“What’s with you guys?” I asked. “It’s like your fashion sense is stranded in the 1920’s.”
She slid an annoyed glance my direction. “At least we have a fashion sense. Look in a mirror lately?”
“Hey, I dress for comfort.”
“Huh. You can take the boy out of the forest, but you can’t take the forest out of the boy.”
“At least I don’t wear clothes I can hardly walk in.”
She turned to look me in the eye. “You don’t like this?” Her tone was haughty, but I could hear the hurt buried deep within it. She turned back and I watched the way the black silk moved with her body, light flowing over her contours.
Damn. I’d marched right into that one. Time to tuck the tail. “Yeah, I like it,” I said, letting a little of a growl into my voice. “You look good.” Luckily there was no need to lie, she would have known.
She smiled her little smile, the one that didn’t show teeth, which meant I was forgiven. She pointed at my sweatshirt and jeans. “But I’m not going anywhere with you looking like that.” I allowed myself to hope for a moment that perhaps I was off the hook, but before I could even open my mouth she said “Go change.”
“Do you really need me there?”
She sighed theatrically. “We’ve been over this. When we get a new member it’s important that everyone is at the reception. It’s a ritual that goes back centuries.”
“Yeah, but I’m not one of you.”
“If you’re with me, you are.”
“I just can’t believe what a big deal you all make of this.”
“Listen, we have to look out for each other, and it’s traumatic for the newbies. We’re not like you. We don’t just sniff each other’s butts and then go out and get drunk.”
I let that pass. I had tried the “more hygenic than shaking hands” argument before, but it never worked. I went to find some clothes she would approve of. It didn’t take long; options were limited. Black jeans, black turtleneck, and a camel-hair coat from the thrift store. I ran my fingers through my hair (no pony tail for formal occasions), and presented myself for inspection.
“Eventually, you’re going to need another outfit. You’d look good in black leather.”
“Give me a break.”
She regarded me harshly, but she liked the way I looked; I could smell it. Maybe, just maybe, I thought…
“Don’t even try it. We’re already late.” She looked over her shoulder as she passed through the door. “Try not to hump anyone’s leg.”
When her back was turned I made a face and silently mouthed the words back at her. Try not to hump anyone’s leg.
“I heard that,” she said.
Sometimes I hate the vampires’ sense of hearing.
“I can’t believe you said that to Vlad.”
“What do you mean? The dude was being an ass-wipe.”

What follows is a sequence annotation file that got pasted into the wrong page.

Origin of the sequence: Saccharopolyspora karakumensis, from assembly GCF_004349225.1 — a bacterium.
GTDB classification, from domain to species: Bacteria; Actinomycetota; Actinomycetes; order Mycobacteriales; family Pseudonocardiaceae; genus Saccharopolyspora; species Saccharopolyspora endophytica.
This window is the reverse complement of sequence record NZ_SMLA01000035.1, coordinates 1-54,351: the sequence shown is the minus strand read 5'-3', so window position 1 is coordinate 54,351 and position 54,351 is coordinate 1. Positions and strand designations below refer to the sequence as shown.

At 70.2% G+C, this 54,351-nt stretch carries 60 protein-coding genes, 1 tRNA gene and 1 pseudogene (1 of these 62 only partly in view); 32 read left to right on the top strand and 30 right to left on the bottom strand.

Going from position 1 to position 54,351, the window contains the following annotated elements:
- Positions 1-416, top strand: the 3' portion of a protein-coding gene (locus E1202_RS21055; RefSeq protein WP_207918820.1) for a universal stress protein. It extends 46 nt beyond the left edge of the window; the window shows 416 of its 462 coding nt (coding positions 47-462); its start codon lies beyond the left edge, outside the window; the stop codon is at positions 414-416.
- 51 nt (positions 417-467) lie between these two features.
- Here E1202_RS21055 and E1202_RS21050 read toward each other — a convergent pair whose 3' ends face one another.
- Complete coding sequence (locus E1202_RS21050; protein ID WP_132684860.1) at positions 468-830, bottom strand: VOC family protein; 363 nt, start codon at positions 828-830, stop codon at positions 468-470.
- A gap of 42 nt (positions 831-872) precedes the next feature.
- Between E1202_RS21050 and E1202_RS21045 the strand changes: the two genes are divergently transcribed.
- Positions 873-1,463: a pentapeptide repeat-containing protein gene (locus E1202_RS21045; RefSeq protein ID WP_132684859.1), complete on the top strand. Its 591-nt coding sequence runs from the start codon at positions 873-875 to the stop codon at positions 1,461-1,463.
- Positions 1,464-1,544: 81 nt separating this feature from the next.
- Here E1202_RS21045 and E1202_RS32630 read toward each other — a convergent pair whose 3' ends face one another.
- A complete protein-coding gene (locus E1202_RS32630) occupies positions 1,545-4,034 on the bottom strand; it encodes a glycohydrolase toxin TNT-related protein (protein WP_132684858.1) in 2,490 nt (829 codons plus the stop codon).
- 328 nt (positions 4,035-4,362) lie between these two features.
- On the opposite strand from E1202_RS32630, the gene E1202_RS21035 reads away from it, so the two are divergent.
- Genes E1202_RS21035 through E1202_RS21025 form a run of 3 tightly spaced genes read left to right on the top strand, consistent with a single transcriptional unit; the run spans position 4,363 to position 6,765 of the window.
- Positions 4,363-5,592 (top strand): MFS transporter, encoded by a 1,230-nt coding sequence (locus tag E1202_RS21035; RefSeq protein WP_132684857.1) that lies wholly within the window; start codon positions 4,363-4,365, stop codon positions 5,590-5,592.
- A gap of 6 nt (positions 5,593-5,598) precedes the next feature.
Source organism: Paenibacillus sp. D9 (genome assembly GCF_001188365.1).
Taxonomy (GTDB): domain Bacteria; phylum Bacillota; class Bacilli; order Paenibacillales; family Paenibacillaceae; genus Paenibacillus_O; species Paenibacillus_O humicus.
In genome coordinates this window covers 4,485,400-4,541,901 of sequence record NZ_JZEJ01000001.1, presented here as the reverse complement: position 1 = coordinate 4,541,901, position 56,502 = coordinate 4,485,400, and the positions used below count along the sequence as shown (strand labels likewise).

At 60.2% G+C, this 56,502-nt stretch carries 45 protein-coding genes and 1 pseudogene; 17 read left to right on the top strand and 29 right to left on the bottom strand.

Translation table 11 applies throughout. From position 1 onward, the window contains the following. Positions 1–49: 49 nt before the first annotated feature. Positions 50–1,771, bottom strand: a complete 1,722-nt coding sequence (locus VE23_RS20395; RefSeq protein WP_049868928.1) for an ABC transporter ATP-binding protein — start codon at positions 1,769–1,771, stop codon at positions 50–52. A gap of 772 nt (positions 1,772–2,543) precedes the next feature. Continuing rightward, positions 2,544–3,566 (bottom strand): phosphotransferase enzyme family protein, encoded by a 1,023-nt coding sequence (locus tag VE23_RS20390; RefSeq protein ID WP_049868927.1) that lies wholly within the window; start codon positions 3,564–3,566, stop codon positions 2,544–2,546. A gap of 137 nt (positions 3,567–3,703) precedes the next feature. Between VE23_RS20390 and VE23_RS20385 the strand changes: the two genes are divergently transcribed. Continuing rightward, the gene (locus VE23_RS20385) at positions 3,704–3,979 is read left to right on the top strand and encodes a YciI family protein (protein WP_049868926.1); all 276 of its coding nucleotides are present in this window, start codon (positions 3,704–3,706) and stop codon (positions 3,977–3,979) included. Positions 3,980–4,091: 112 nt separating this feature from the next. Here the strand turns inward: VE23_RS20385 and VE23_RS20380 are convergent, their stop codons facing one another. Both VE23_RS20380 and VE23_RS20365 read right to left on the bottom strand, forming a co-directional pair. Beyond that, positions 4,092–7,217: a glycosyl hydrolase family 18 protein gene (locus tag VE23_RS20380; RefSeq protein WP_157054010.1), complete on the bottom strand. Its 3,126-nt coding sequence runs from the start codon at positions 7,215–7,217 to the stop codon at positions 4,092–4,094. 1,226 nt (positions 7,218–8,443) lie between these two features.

“Just because someone’s an ass-wipe doesn’t mean you have to call him that right in front of everyone.”
“So what’s the harm? Everyone knows he’s an ass-wipe anyway.”
“Tom, you humped his leg!”
I smiled. “That was for you. Jesus, that guy bugs me. All those Old-Europe airs, that world-weary cosmopolitan bullshit. Give me a break. He’s from Cleveland, for fuck’s sake.”
“You have no right… Really? Cleveland?”
“Guess he forgot to mention that at his big reception.”
“How do you know?”
“You’d know if you’d sniffed his butt. He’s the punchline to a lot of our jokes about vampires. He tried to join us and we shined him on. That’s when he went over to you guys.”
“He’s a werewolf reject?”
She smiled her glittery smile, the one with all her teeth framed between her red, red lips. “Oh, that is interesting.”
“Tell me a vampire joke.”
I thought for a moment. There was no way I was going to tell her any of the jokes we traded around the pub, but if I didn’t come up with something, things would get awkward. “All right, how many vampires does it take to unscrew a lightbulb?”
She scowled for a moment, then said, “I don’t know. How many?”
“That, uh, was the joke. UNscrew. Vampires like it dark.”
“I don’t get it.”
“Usually it’s screw in the lightbulb.”
“Hm. That’s not very funny.” Silence stretched for an awkward moment, and she asked, “how many werewolves does it take to screw in a lightbulb?”
“I don’t know.”
She turned to the ceiling and shouted, “FUCKING LIGHTBULB!” She sold it, too, letting herself go the way vampires never do, making the answer a howl of rage, even putting a bit of a wolf growl into it, and I fell in love with her all over again, even as she blushed and regained her decorum. As I laughed I wondered once more what she saw in me.
“You know,” she said, “don’t let this go to your head, but if I’d gone to that party without you a lot of people would have been upset with me. The ones worth a damn.”
“That’s surprising. Mostly what I get is ‘oh, crap, what’s he going to do this time?'”
“Half of them say that. The other half say, ‘I can’t wait to see what he does this time.’ You’re like the yurodivy, the Russian Holy Fool who is allowed to speak the truth in a sort of code, and be exempt from reprisal.”
“My code isn’t very subtle.”
She smiled. “No, but it’s fun to watch.”